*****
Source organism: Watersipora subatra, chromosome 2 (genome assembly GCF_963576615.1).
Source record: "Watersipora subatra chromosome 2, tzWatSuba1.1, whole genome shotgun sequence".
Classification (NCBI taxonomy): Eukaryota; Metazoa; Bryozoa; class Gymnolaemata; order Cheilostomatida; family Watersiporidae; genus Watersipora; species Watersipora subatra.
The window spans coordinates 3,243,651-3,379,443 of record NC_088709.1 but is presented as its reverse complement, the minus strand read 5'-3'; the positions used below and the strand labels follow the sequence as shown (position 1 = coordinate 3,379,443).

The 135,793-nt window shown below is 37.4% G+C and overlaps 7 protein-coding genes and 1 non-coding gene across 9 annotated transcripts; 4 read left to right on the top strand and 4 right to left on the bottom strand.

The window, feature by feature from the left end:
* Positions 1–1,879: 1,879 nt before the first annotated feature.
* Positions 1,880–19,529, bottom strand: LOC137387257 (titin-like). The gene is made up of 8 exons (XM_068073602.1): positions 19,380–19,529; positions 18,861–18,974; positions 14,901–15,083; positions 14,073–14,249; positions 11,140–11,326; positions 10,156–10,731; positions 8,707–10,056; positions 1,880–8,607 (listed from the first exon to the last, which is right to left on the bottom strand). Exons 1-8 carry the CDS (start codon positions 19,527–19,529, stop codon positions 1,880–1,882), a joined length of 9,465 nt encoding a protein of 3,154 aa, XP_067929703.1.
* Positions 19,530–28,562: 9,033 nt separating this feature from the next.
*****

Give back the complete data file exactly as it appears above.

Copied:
Source organism: Watersipora subatra, chromosome 2 (genome assembly GCF_963576615.1).
Source record: "Watersipora subatra chromosome 2, tzWatSuba1.1, whole genome shotgun sequence".
Classification (NCBI taxonomy): Eukaryota; Metazoa; Bryozoa; class Gymnolaemata; order Cheilostomatida; family Watersiporidae; genus Watersipora; species Watersipora subatra.
The window spans coordinates 3,243,651-3,379,443 of record NC_088709.1 but is presented as its reverse complement, the minus strand read 5'-3'; the positions used below and the strand labels follow the sequence as shown (position 1 = coordinate 3,379,443).

The 135,793-nt window shown below is 37.4% G+C and overlaps 7 protein-coding genes and 1 non-coding gene across 9 annotated transcripts; 4 read left to right on the top strand and 4 right to left on the bottom strand.

The window, feature by feature from the left end:
* Positions 1–1,879: 1,879 nt before the first annotated feature.
* Positions 1,880–19,529, bottom strand: LOC137387257 (titin-like). The gene is made up of 8 exons (XM_068073602.1): positions 19,380–19,529; positions 18,861–18,974; positions 14,901–15,083; positions 14,073–14,249; positions 11,140–11,326; positions 10,156–10,731; positions 8,707–10,056; positions 1,880–8,607 (listed from the first exon to the last, which is right to left on the bottom strand). Exons 1-8 carry the CDS (start codon positions 19,527–19,529, stop codon positions 1,880–1,882), a joined length of 9,465 nt encoding a protein of 3,154 aa, XP_067929703.1.
* Positions 19,530–28,562: 9,033 nt separating this feature from the next.